In this blog post, we’ll discuss ProxySQL versus MaxScale for OLTP RO workloads.
Continuing my series of READ-ONLY benchmarks (you can find the other posts here: https://www.percona.com/blog/2016/04/07/mysql-5-7-sysbench-oltp-read-results-really-faster/ and https://www.percona.com/blog/2016/03/28/mysql-5-7-primary-key-lookup-results-is-it-really-faster), in this post I want to see how much overhead a proxy adds. At this
In my opinion, there are only two solid proxy software options for MySQL at the moment: ProxySQL and MaxScale. In the past, there was also MySQL Proxy, but it is pretty much dead for now. Its replacement, MySQl Router, is still in the very early stages and seriously lacks any features that would compete with ProxySQL and MaxScale. This will most likely change in the future – when MySQL Router adds more features, I will reevaluate them then!
To test the proxies, I will start with a very simple setup to gauge basic performance characteristics. I will use a sysbench client and proxy running on the same box. Sysbench connects to the proxy via local socket (for minimal network and TCP overhead), and the proxy is connected to a remote MySQL via a 10Gb network. This way, the proxy and sysbench share the same server resources.
- CPU: 56 logical CPU threads servers Intel(R) Xeon(R) CPU E5-2683 v3 @ 2.00GHz
- sysbench ten tables x 10mln rows, Pareto distribution
- OS: Ubuntu 15.10 (Wily Werewolf)
- MySQL 5.7
- MaxScale version 1.4.1
- ProxySQL version 1.2.0b
You can find more details about benchmarks, scripts and configs here: https://github.com/Percona-Lab/benchmark-results/tree/201603-mysql55-56-57-RO/remote-OLTP-proxy-may.
An important parameter to consider is how much of the CPU resources you allocate for a proxy. Both ProxySQL and MaxScale allow you to configure how many threads they can use to process user requests and to route queries. I’ve found that 16 threads for ProxySQL 8 threads for MaxScale is optimal (I will also show 16 threads for MaxScale in this). Both proxies also allow you to setup simple load-balancing configurations, or to work in read-write splitting mode. In this case, I will use simple load balancing, since there are no read-write splitting requirements in a read-only workload).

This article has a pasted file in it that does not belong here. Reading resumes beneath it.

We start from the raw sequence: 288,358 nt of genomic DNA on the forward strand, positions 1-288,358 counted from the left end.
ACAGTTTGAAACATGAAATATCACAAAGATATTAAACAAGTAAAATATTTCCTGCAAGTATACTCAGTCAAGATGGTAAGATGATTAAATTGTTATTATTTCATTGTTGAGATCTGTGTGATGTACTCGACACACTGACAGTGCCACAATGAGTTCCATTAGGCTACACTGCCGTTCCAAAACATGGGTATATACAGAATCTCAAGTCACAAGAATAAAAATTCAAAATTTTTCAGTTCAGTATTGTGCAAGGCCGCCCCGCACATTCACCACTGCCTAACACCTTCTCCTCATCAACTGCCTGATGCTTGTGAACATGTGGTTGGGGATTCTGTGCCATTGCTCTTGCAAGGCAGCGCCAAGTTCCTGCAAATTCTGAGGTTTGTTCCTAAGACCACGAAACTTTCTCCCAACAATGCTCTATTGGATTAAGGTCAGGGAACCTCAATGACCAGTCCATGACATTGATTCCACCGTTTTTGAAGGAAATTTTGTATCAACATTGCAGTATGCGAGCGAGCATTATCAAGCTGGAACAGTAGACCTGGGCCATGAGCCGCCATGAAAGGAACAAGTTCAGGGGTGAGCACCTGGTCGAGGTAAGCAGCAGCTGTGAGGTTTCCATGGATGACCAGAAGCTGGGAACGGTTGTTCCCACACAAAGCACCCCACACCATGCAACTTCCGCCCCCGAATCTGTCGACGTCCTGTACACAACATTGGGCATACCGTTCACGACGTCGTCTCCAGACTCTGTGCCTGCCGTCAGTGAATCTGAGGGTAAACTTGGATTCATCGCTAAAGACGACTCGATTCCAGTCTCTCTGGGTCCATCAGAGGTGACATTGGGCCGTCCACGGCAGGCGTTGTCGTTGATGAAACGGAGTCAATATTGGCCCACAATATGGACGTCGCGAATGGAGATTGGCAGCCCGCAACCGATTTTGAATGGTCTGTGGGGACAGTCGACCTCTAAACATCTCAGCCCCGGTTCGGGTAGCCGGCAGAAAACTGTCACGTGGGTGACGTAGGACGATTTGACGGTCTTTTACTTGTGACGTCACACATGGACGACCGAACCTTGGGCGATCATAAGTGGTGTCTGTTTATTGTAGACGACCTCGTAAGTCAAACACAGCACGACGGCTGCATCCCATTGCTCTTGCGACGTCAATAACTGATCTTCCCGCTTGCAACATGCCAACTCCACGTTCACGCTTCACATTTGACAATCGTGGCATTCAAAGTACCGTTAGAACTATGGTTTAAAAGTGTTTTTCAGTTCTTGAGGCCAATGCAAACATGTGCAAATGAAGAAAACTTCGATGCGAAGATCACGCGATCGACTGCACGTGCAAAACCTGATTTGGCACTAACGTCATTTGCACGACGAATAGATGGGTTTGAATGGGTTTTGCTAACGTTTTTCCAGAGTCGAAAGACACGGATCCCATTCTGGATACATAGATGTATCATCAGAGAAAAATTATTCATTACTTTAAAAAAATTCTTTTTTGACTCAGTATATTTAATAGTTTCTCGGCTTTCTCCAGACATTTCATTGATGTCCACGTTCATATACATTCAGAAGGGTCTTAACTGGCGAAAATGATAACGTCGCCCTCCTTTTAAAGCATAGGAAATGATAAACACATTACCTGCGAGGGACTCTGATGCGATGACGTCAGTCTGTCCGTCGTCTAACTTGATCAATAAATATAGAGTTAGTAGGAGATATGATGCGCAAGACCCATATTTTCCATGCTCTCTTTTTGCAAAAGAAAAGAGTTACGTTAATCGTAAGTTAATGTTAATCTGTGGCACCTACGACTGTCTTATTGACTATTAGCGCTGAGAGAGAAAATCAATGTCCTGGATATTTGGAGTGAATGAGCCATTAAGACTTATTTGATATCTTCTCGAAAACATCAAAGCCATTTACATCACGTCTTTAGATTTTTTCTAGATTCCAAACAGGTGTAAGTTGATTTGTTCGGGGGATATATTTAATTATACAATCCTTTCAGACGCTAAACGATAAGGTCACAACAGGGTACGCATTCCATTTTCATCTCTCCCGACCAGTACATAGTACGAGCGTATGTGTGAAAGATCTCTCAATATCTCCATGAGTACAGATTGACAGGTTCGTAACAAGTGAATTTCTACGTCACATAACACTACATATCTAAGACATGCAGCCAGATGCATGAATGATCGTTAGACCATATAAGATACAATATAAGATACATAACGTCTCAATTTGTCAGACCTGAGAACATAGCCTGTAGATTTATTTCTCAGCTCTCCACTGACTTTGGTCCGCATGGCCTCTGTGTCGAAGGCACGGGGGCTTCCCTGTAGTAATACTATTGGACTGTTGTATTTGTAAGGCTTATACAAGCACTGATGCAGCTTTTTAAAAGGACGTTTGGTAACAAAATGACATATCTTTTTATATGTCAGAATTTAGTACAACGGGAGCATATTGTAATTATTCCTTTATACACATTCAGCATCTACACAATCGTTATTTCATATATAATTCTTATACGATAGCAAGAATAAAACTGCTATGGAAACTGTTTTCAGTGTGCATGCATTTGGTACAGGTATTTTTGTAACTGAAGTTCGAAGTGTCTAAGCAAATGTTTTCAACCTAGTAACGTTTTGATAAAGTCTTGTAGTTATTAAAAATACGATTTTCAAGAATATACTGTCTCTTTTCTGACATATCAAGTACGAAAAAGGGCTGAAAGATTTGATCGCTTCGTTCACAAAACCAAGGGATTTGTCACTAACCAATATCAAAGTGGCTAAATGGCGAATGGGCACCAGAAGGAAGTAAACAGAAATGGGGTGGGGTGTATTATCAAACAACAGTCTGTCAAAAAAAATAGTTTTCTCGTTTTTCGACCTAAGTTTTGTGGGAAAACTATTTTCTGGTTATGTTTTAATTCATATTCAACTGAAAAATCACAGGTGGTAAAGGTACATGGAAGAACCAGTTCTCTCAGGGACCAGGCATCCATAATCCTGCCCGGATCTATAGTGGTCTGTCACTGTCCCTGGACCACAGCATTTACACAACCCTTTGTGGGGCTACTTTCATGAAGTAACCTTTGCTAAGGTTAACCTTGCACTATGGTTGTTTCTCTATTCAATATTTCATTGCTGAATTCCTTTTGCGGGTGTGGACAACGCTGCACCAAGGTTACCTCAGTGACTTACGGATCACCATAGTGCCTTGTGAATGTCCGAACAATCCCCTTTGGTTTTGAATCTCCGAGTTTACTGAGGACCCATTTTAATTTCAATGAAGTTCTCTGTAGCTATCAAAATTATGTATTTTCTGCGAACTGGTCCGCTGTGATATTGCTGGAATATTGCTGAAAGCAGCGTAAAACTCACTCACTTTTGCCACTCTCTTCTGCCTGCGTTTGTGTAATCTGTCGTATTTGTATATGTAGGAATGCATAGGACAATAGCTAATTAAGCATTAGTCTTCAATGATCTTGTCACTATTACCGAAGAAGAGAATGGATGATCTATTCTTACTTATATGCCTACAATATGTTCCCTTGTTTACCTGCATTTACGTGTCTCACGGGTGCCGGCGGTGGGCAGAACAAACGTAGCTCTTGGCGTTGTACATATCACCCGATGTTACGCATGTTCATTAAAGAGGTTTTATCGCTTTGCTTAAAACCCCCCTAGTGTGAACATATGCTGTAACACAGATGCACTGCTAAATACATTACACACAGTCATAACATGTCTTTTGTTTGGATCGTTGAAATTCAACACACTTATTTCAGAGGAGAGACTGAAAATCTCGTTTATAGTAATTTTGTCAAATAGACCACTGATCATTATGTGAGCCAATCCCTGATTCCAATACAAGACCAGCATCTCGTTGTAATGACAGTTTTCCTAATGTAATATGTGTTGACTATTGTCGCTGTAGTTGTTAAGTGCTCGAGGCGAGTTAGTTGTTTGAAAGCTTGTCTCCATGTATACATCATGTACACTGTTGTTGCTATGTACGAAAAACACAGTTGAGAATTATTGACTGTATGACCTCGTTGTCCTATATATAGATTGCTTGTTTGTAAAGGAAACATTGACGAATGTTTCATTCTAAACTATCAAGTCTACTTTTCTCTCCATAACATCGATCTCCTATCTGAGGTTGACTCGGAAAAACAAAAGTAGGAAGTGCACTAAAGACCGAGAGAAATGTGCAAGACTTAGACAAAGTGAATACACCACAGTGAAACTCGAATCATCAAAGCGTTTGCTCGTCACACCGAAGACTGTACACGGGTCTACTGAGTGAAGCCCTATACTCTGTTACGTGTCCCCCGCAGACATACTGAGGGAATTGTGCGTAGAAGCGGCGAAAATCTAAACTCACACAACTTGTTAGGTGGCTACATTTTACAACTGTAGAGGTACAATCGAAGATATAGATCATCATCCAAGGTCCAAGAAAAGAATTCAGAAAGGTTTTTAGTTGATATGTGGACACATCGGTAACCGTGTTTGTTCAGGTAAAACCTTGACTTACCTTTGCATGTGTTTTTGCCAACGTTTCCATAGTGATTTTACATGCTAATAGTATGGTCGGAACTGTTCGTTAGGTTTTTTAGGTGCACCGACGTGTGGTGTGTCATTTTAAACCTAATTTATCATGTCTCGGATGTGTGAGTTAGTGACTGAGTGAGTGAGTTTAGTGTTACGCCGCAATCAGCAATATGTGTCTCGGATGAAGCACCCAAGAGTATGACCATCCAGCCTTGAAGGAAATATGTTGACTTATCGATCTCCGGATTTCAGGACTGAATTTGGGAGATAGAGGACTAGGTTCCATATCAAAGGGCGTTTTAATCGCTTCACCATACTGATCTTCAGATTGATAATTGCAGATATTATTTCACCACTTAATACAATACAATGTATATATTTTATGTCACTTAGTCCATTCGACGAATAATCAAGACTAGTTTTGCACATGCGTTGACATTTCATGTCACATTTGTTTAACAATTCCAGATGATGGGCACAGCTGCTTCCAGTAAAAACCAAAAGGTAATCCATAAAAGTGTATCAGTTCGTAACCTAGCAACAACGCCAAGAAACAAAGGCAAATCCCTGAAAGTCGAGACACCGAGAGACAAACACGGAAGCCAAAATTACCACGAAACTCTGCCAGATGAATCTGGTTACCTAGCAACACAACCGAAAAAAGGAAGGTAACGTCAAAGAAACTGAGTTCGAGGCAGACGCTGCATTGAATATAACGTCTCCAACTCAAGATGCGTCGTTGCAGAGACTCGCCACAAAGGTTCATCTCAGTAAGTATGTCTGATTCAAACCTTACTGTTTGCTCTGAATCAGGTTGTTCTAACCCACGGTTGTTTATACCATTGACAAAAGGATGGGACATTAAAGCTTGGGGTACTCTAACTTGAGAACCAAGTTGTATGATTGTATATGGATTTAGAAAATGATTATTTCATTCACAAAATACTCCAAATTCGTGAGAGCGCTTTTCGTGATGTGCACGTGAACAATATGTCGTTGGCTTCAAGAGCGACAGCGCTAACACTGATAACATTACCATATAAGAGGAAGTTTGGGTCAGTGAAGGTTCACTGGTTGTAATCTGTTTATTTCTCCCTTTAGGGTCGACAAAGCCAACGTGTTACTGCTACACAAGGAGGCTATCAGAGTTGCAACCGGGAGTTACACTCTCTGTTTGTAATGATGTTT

First result: How does ProxySQL perform compared to vanilla MySQL 5.7?
As we can see, there is a noticeable drop in performance with ProxySQL. This is expected, as ProxySQL does extra work to process queries. What is good though is that ProxySQL scales with increasing user connections.
One of the tricks that ProxySQL has is a “fast-forward” mode, which minimizes overhead from processing (but as a drawback, you can’t use many of the other features). Out of curiosity, let’s see how the “fast-forward” mode performs:
Now let’s see what happens with MaxScale. Before showing the next chart, let me not it contains “error bars,” which are presented as vertical bars. Basically, an “error bar” shows a standard deviation: the longer the bar, the more variation was observed during the experiment. We want to see less variance, as it implies more stable performance.
Here are results for MaxScale versus ProxySQL:
We can see that with lower numbers of threads both proxies are nearly similar, but MaxScale has a harder time scaling over 100 threads. On average, MaxScale’s throughput is worse, and there is a lot of variation. In general, we can see that MaxScale demands more CPU resources and uses more of the CPU per request (compared to ProxySQL). This holds true if we run MaxScale with 16 threads (instead of 8):
MaxScale with 16 threads does not handle the workload well, and there is a lot of variation along with some visible scalability issues.
To summarize, here is a chart with relative performance (vanilla MySQL 5.7 is shown as 1):
While this chart does show that MaxScale has less overhead from 1-6 threads, it doesn’t scale as user load increases.